By her own assessment, Kate Baker was a competent attorney who also wanted a personal life. But her boss, Chris Lingard allegedly saw things differently, berating Baker and her work, and telling her not to have a relationship or children.
The "bullying" that she experienced at the Follett Stock law firm, Baker, 33, told an employment tribunal in Exeter, England, this week, caused her to take time off from work after she became sick from the stress, The Daily Telegraph reports.
Baker (shown above) was eventually fired, for reasons that she alleges were related to her gender and her desire to date. Baker began working as a lawyer in 2004, earning 45,000 pounds a year (about $72,000 if exchanged today) before her dismissal in 2012.
"In my career I have never been told by a colleague or supervising partner that my work is 's***,' the London newspaper quotes her as saying in a statement provided the court. During that exchange with Lingard, which occurred last May, Baker described the treatment as coming "out of the blue."
She noted that Lingard, the law firm's managing partner, had awarded her a prize the prior December, after she had worked at the firm for just two months -- "and when I was still single."
Even as she was out sick, Baker charged that Lingard, berated her "for 1.5 hours and attempted to dismiss me by email."
Baker told the tribunal that she was made aware several times that Lingard, who is in his 50s, didn't want her to date or have children -- and was even told so by his wife. The tribunal judge read Baker's statement, which said: "Mr. Lingard on many occasions told me that he did not want me in a relationship or to have babies. I have a text message from Mr. Lingard's wife, which says, 'he doesn't want you in a relationship!!!"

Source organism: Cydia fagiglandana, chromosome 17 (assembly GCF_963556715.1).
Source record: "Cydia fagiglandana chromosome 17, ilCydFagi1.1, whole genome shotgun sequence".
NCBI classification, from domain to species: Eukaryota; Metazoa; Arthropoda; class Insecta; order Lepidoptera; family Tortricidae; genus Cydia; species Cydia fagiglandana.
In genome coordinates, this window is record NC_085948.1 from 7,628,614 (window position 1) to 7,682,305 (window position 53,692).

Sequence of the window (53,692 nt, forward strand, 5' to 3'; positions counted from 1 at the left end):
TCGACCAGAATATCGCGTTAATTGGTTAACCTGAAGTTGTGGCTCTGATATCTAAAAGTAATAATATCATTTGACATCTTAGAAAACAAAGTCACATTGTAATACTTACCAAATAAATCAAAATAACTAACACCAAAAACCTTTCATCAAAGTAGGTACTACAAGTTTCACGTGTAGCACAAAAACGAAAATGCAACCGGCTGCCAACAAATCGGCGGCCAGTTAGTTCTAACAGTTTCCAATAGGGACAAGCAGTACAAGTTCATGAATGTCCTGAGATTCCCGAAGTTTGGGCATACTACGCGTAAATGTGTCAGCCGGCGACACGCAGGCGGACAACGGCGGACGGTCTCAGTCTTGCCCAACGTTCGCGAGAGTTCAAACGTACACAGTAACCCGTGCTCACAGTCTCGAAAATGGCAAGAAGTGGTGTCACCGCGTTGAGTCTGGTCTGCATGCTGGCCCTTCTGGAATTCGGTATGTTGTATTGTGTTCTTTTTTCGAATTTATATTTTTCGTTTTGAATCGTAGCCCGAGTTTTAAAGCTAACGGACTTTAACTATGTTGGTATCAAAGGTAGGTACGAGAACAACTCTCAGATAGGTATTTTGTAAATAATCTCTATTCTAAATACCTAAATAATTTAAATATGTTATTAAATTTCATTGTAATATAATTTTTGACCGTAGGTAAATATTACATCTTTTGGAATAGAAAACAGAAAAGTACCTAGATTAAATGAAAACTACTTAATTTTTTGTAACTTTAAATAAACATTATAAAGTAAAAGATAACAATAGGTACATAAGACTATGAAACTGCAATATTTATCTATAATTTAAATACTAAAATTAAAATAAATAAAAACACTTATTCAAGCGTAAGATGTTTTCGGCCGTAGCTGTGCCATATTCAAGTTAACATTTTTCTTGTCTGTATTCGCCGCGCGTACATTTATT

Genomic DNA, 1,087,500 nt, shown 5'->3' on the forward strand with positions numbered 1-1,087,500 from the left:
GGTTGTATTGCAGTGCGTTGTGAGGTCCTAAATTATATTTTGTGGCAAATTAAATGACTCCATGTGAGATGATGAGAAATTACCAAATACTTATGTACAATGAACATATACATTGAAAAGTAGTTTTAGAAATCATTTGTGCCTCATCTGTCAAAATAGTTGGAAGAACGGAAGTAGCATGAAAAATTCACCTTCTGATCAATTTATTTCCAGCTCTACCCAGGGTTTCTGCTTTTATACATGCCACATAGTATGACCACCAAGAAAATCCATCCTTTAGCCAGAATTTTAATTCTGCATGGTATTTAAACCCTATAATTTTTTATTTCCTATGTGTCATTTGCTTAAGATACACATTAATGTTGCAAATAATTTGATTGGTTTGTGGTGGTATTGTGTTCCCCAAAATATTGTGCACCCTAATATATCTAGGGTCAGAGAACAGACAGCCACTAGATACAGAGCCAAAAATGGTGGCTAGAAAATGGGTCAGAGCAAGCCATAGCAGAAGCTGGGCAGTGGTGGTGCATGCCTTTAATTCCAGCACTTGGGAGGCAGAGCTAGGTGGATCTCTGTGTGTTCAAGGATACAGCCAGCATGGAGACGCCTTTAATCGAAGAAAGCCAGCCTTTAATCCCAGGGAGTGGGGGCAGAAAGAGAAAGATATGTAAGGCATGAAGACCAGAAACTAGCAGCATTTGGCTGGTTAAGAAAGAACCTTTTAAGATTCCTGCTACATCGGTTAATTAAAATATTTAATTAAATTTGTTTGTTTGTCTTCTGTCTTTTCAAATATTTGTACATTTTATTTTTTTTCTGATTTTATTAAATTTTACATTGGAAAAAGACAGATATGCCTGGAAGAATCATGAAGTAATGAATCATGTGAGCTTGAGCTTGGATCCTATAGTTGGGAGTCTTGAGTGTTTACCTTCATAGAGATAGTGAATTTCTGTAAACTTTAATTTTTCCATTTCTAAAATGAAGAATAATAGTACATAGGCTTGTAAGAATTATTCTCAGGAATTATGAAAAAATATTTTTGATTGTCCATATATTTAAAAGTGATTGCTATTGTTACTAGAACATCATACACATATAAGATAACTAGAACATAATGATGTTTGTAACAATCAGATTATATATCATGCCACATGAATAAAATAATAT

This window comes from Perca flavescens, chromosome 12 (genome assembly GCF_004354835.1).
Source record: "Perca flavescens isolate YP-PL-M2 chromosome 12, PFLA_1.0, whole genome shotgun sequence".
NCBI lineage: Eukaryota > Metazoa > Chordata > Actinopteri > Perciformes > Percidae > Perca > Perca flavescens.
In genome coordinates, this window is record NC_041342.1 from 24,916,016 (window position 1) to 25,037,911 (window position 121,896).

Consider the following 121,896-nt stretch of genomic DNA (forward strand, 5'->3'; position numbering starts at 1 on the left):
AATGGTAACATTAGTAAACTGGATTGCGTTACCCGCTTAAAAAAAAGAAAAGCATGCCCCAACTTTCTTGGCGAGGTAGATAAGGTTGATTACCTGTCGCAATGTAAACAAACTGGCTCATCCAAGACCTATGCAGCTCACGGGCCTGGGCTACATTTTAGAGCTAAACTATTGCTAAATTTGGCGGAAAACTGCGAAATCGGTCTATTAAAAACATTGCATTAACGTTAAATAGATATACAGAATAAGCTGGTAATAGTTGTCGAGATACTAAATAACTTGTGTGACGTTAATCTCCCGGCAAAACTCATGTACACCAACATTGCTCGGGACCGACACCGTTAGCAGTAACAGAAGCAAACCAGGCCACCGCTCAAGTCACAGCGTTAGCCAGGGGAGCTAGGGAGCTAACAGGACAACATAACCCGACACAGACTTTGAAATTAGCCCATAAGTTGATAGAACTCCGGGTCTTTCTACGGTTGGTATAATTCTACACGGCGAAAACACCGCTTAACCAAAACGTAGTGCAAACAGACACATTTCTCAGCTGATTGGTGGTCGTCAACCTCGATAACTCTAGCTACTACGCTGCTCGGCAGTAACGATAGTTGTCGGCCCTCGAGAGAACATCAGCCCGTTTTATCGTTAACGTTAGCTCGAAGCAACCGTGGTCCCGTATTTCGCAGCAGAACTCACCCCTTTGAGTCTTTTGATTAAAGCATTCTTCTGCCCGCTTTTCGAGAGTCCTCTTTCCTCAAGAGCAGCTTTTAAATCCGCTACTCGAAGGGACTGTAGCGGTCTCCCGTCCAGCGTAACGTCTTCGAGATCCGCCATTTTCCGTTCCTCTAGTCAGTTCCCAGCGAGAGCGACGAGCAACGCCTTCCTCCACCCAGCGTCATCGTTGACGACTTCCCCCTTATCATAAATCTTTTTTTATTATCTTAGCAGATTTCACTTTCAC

The law firm has denied the claims of bullying and harassment.
Baker said that she wasn't the only employee who endured Lingard's wrath. He regularly criticized staff for taking lunch, the manner in which they answered phone calls and for leaving the blinds down, she said.
She also accused the firm of operating "a culture of bullying" and "oppression," and said employees weren't allowed to talk between the hours of 9 a.m. and 1 p.m., a period they called "golden time."
Baker's claims of sexual harassment, sexual discrimination and unfair dismissal are to get a full hearing at a later date.
In the U.S., 35 percent of workers report that they've been bullied by a colleague. But 40 percent of bullied workers said that they didn't report the incidents.
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